All cases with normal anatomy reported by the IOC were also read as normal by the use of 3-D MRCP pre-operatively, yielding a sensitivity of 100%. Three-dimensional MRCP accurately determined the correct anatomy in 18 of 20 cases (15 normal and 3 abnormal) i.e., the over all sensitivity was 90%. Negative predictive value was also 90%. Specificity and positive predictive value were 100%. On the other hand, 3D MRCP was able to diagnose only 3 of 5 biliary anomalies with sensitivity for detecting biliary anomalies of 67%. The negative predictive value was 88.2%, and specificity and positive predictive value were both 100%.

The 5 cases with abnormal anatomy all yielded more than one hepatic duct in the graft. There were 3 cases where Type 1 anatomy was identified by the MRCP and theoretically should have had a yield of a single duct. Instead the yield was 2 hepatic ducts in the graft. In 2 of these 3 cases the angle at the confluence was <90 degrees (78 and 85 degrees respectively; Figure 4). In the third case an obtuse angle was present (131 degrees) but the distance between the main right hepatic duct and the confluence of the posterior and paramedian right hepatic ducts was extremely short (Figure 5).

Figure 4 A case with narrow angle at confluence of ducts (78°) and 2 openings in the graft
Figure 5 Wide bifurcation angle (131°), but the distance between the bifurcation of CHD and the union between right anterior and posterior hepatic is too short. Two openings were found in the graft

Of the 12 recipients with grafts with a single hepatic duct, 2 developed post-operative biliary complications (one patient developed a bile leak and another a biliary stricture). In comparison, 3 of the 6 recipients that received grafts with 2 hepatic duct openings developed post-op complications. Finally, one of the 2 patients that received a graft with three duct openings developed a bile leak.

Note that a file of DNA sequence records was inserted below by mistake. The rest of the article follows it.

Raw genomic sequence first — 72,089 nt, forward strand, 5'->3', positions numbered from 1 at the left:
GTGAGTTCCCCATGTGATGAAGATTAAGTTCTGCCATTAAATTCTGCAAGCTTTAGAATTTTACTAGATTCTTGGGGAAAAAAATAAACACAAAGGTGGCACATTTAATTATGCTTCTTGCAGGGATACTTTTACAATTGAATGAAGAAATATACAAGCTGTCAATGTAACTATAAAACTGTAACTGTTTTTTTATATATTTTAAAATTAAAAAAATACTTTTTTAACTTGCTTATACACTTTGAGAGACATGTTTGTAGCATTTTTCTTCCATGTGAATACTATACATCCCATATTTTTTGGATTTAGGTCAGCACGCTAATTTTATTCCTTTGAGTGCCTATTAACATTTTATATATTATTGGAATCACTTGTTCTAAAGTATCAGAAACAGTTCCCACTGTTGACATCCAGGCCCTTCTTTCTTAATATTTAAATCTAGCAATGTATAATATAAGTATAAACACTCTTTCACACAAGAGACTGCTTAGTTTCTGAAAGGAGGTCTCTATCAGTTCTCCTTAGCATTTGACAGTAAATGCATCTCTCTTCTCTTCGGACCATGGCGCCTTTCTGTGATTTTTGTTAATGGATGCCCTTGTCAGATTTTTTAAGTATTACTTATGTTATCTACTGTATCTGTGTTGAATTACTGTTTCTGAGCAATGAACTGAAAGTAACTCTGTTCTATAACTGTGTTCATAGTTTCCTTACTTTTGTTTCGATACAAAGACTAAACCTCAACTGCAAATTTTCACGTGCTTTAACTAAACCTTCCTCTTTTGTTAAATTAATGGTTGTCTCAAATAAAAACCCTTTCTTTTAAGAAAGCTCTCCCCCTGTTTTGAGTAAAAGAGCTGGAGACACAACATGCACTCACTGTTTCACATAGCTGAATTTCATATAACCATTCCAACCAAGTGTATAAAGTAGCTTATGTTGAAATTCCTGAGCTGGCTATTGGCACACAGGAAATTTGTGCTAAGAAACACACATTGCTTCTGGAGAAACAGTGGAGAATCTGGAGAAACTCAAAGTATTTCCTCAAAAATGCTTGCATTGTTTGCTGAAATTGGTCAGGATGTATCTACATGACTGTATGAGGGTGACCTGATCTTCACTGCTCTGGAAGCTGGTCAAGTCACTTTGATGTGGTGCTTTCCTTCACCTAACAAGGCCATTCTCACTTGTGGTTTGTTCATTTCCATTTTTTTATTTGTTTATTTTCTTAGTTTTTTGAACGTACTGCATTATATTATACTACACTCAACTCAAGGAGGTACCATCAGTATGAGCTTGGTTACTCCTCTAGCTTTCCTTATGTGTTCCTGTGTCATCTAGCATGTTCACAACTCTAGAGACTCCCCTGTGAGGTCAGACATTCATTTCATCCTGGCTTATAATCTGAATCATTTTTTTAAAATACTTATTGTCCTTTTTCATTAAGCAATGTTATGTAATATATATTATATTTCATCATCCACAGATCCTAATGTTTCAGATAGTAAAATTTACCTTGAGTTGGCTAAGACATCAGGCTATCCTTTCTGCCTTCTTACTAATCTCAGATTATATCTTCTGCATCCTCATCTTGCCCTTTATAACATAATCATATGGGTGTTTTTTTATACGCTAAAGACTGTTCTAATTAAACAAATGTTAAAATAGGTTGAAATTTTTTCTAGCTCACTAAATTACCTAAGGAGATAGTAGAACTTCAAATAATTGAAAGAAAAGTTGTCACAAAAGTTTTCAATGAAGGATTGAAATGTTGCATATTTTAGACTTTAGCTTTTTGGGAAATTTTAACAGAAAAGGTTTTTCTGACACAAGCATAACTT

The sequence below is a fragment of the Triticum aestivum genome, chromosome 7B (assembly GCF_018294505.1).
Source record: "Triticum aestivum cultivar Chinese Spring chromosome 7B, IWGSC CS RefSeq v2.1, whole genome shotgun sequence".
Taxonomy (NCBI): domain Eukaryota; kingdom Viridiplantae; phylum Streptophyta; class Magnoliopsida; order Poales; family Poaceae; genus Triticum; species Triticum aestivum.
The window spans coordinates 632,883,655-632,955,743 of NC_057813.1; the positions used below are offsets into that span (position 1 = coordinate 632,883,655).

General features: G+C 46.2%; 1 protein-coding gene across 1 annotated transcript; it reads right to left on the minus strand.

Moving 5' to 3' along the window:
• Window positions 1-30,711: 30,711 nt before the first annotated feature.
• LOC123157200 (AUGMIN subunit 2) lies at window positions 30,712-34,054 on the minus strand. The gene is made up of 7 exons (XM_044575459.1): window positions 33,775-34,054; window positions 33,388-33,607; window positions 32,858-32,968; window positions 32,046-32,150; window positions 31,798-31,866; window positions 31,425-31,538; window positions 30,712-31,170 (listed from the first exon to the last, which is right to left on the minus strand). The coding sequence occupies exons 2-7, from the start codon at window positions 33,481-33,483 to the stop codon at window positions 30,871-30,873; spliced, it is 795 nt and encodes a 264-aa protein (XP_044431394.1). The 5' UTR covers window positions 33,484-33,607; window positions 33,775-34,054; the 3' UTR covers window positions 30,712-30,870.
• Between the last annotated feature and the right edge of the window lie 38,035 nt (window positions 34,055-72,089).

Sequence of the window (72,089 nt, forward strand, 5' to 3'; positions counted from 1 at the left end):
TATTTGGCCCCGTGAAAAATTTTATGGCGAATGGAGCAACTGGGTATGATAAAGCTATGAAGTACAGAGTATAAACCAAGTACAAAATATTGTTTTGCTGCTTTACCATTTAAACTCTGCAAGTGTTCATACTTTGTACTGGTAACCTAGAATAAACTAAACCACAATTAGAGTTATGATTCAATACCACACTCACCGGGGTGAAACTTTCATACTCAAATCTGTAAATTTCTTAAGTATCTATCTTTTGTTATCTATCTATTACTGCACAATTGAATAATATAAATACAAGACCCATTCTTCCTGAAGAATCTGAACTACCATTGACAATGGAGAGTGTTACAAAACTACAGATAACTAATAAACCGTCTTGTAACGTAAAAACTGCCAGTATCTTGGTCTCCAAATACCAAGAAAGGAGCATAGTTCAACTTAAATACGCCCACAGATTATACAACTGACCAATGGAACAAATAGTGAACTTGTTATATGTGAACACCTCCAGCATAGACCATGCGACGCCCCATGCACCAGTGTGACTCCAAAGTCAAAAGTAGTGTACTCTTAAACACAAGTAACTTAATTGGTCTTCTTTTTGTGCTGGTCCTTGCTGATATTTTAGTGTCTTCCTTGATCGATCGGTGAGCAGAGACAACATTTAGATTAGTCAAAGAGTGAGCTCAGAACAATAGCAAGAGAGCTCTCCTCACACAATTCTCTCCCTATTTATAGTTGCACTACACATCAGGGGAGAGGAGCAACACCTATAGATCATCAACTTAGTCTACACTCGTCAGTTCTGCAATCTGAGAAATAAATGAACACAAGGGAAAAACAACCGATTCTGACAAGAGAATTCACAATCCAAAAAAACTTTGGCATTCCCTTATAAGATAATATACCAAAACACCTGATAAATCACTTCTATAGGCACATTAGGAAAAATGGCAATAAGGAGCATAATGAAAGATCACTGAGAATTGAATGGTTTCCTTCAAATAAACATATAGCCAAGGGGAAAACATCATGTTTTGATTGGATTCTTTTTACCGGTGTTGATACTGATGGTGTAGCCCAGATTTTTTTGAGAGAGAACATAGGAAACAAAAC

Discussion

Knowing the anatomy of the hepatic duct confluence preoperatively is very important since it assists the surgeon in the choice of the donor and in theory may also influence the choice of the recipient. In addition, the combination of abnormal biliary anatomy with either a small graft, potentially leading to small for size syndrome, and/or a high recipient MELD may result in a significant increase in postoperative complications and convince the surgeon to change the donor choice if possible. Previous studies have shown that the number of hepatic ducts in the graft and consequently the number of biliary anastamoses impacts the incidence of postoperative biliary complications (1,3,6). Therefore careful delineation of the biliary anatomy pre-operatively is a pivotal step in planning the right liver living donor transplant.

This study confirms the accuracy of 3D MRCP in identifying the biliary anatomy in right-lobe liver donors. Similar results have been already reported in other studies. Specifically Limanond et al. (11) reported close to 100% accuracy when using MRCP as a pre-operative imaging modality. In this study, 19 of 26 patients had Type 1 anatomy that was later confirmed by IOC. Of these, 17 of 19 actually had Type 1 biliary anatomy (sensitivity: 89.5%) at the time of surgery and 5 of 7 had variant anatomy (sensitivity for variants: 71.4%). Overall, MRCP had an accuracy of 84.6% in identifying the correct pre-operative anatomy. It was also reported by Kim et al. (12) that when compared with actual biliary anatomy, MRCP is accurate in 90% of patients. Specifically, MRCP correctly delineated normal anatomy in 15 of 17 patients and aberrant anatomy in 12 of 13 patients. In our study, 3D MRCP was slightly better at determining Type I anatomy (100%). Even though these are small series, the use of MRCP appears to be an excellent predictor of actual anatomy. A recent study argued that preoperative ERCP might actually be safer and superior over standard MRCP for detection of biliary variants (13). However, in addition to being an invasive study that may increase the risk of complications in the donor, ERCP did not obviate the need for intraoperative imaging. Recently, sophisticated software for managing the data obtained from MRCP has been developed (MeVis LiverAnalyzer, formerly “HepaVision 2”, MeVis, Bremen, Germany) (14). This software is able to provide the surgeon with a detailed 3-dimensional map of the hepatic vasculature as well as the biliary anatomy using new rendering algorithms. This improvement in image processing may allow for more accurate preoperative mapping (15,16). However, the experience with this new technology is limited and the selection of the exact plane of hepatic duct transection still requires some form of intra-operative assessment.